I mentioned in my Sunday column that I start peas, beans, squash, pumpkins, corn and melons indoors. You don’t have to do this unless you have the same situation I do: there are a lot of birds in my garden that just love to nibble on freshly-sprouted seedlings. And, of course, I’m the one who wanted to attract them to the garden in the first place, since they love to eat insects as well so I really can’t complain!
Starting those seeds indoors allows me to get the plants off to a good start for a week or two indoors, before putting them out in the garden. Also, I get much better germination rates by starting them indoors in a controlled environment.
The other veggies I like to start indoors are tomatoes, artichokes, peppers, eggplants, leeks, cabbage, celery and Brussels sprouts. I also will be growing some annual flowers from seed.
For starting the large-rooted veggies (peas, beans, squash, pumpkins, corn and melons), I always use a deep-root flat insert like you see above, which you can find at well-stocked garden centers like Northwest Seed & Pet and online at Lee Valley Tools. They are probably available at other mail-order businesses, but I know Lee Valley has them for sure. I should also mention that once seedlings that have been started in a deep-root insert are ready to be transplant outdoors or into a larger container, I use a long slot-style screwdriver to slip into the insert and gently lift the seedling out. Never pull a plant out by its stem because that will really damage it.
Over the years, I’ve found some seed-starting kits that I really like. My favorite is from Gardens Alive! and it’s called the All-Roots Seed Starting System (see photo at below, to the left). The kit is comprised of a planting tray, foam grow plug holder, a “humidity dome” and soil plugs.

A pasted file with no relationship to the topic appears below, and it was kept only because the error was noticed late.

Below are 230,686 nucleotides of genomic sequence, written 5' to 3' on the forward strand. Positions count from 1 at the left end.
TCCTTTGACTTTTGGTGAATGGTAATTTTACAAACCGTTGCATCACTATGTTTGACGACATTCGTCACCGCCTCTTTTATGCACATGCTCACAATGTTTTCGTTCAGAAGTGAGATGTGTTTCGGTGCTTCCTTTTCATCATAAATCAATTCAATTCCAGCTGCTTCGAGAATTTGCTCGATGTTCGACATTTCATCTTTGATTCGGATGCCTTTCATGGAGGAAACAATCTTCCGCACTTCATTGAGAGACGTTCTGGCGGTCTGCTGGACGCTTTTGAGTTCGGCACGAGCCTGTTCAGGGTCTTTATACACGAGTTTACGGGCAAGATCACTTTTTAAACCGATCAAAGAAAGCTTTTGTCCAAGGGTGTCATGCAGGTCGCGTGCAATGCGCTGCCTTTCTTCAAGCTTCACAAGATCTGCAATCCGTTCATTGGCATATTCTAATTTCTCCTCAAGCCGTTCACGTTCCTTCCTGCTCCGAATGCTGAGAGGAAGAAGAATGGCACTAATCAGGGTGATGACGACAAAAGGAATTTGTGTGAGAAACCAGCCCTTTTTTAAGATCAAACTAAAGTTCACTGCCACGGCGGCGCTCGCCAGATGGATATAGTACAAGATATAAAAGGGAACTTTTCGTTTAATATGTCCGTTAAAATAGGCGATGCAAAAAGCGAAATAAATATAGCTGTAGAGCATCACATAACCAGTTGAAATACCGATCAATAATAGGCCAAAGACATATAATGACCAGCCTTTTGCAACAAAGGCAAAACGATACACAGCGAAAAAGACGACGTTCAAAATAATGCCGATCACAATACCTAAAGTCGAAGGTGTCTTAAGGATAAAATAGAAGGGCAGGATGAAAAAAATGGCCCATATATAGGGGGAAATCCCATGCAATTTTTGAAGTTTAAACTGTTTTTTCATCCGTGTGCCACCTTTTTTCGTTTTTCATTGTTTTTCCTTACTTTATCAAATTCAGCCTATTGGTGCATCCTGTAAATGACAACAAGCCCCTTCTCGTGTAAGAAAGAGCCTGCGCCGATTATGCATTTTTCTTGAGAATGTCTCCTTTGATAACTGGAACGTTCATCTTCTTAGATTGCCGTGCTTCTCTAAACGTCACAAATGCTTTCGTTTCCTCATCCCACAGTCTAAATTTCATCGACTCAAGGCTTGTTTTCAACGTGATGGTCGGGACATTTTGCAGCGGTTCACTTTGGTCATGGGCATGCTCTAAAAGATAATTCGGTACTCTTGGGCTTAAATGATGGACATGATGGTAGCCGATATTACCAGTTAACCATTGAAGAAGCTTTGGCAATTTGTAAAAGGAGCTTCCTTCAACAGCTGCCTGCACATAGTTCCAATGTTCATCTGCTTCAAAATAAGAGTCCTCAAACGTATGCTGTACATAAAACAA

I’ve had terrific success using this kit because the plants develop impressive root systems (see seedling photo below) that grow down into the water that is stored in the planting tray. So it’s like a mini hydroponic gardening set-up. The seedlings are easy to transplant into larger containers, or directly into the garden, depending on the plant.
The only downside is that you have to purchase additional soil plugs once you run out of the ones that came with the kit since they’re specialized to fit into the grow plug holder. They average about 37 cents each. But I have to admit there’s no mess when using soil plugs rather than seed-starting mix! (which I use for the deep-root insert and pony packs and such) Each soil plug has a little indentation that you set the seed into, rather than having to “bury” it.
Park Seed sells a similar product called the Bio Dome, which consists of a sturdy storage tray, styrofoam insert which is open at the bottom, soil plugs to insert into each hole and a clear plastic lid. You also have to purchase additional soil plugs from them once you run out. They run anywhere from about 27 cents to 50 cents each. I haven’t used the Bio Dome but it looks like a very nice seed-starting kit.
One caveat I have with either type of kit is that they aren’t so ideal for the large-seeded/large-rooted veggies like the ones I mentioned above because you really have to wedge the seed into the top portion of it. That can make it difficult for the seed to sprout. But I plant those in the deep-root inserts so it’s not an issue for me.
I hope this information will be helpful to you. As always, if you have questions, just comment on this post or email me at firstname.lastname@example.org and I’ll get back to you.